Under pressure Infosys recalls Narayana Murthy as chairman
MUMBAI/BANGALORE (Reuters) - India's No. 2 IT services firm Infosys Ltd, grappling with disappointing results and loss of market share, has recalled founder and former chairman N.R. Narayana Murthy to act as executive chairman for five years.
He replaces current chairman K.V. Kamath, who will become lead independent director. Current co-chairman S. Gopalakrishnan will become executive vice chairman, while CEO S.D. Shibulal remains in his position, Infosys said.
"The board has taken this step keeping in mind the challenges that the technology industry and the company faces," Kamath said in a statement on Saturday, also acknowledging calls from shareholders to strengthen leadership of the company.
Infosys, for years an investor favorite for exceeding its earnings targets, has struggled in the past two years as big customers in the United States and Europe cut costs and rivals such as Tata Consultancy Services and HCL Technologies Ltd take away market share.
In April, Infosys forecast full-year sales growth that missed analyst expectations by a margin of up to 50 percent, pushing down its shares to their lowest close in a decade.
"This is a drastic, some might say, welcome move," said Ankur Rudra, sector analyst at Ambit Capital, which has a "sell" rating on the stock. "Probably, this could be a step towards a new strategic direction and leadership as well."
Murthy has long been the dominant figure at Infosys, which he calls his "middle child". He was its first CEO and chairman until 2002, when fellow founder Nandan Nilekani took up the CEO position. Murthy was chairman and "chief mentor" until 2011.
"He's one person who's not afraid to make changes, not afraid to take decisions and not afraid to take risks, but it's been a while," said Subhash Dhar, who was a senior vice president and member of Infosys's executive council before quitting to form his own software firm.
"At least as a CEO, it's been 11 years and it will be very different times, a very different company."
Murthy's recall is the third instance in recent months where a major company has brought back an old hand. Last month, Procter & Gamble Co recalled former CEO and Chairman A.G. Lafley to run the world's largest household products maker, while former CEO Myron Ullman returned to struggling department store chain J.C. Penney in April.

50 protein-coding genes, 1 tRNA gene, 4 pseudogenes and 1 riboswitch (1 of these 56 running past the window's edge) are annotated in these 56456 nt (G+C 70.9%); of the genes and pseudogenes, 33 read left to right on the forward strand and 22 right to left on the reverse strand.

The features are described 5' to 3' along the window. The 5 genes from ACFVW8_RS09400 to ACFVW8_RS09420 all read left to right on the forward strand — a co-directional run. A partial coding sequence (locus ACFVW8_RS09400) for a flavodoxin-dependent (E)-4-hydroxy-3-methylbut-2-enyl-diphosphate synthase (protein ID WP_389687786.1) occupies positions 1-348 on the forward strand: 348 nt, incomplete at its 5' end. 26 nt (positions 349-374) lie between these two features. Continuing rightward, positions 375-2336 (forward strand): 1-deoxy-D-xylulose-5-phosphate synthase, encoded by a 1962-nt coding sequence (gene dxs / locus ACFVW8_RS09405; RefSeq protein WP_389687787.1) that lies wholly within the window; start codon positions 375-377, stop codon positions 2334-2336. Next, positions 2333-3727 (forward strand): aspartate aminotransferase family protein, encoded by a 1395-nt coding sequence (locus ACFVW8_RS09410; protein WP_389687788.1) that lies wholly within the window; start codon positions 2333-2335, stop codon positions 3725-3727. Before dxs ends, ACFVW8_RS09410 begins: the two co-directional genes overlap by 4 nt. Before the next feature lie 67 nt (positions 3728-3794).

Infosys has struggled to implement its "Infosys 3.0" push for revenue through development of its own software platforms, amid sluggish demand from clients in core western markets.
Its troubles have spurred criticism of everything from its pricing strategy, to what is seen as an insular and risk-averse culture, to its method of choosing CEOs.
While Murthy defended Infosys's strategy of going after higher-value services that would boost growth without adding jobs, he said "the need of the day is to enhance our focus" on large contracts in those areas that still account for the biggest chunk of industry revenue.
"I think his personal focus will be rejuvenating the sales force and getting the sales engine going again," said T.V. Mohandas Pai, a former CFO and board member of Infosys.
Murthy, 66, said his recall was "sudden, unexpected and most unusual," but said he felt he could still add value.
At a press conference in Bangalore, the south Indian IT hub where the company is based, he said Kamath had invited him to take up the role in early May. He had consulted with both Gopalakrishnan and Shibulal before accepting the offer.
Murthy will set up a team to assist him, including his son Rohan Murty as his executive assistant. Rohan Murty is a fellow at Harvard University, where he earned a PhD in computer science.
"The only role Rohan has is to make me more effective," Murthy said to questions on whether his son would assume an executive role. Murthy and his son, as well as Gopalakrishnan and Shibulal, will each be paid one rupee per year.
On Saturday, the Economic Times newspaper reported the Infosys board had begun an exercise to identify a successor to Shibulal, whose term as CEO expires in March 2015. It said the company may hire a search firm to identify external candidates, and would also start interviewing internal candidates.
Shibulal is one of seven engineers who launched the company in 1981 by pooling together $250. All four Infosys CEOs have been from this group. Since he became CEO on August 20, 2011, Infosys shares are up 8.4 percent, lagging the 28 percent gain in the Indian IT sector subindex.
(Editing by Catherine Evans)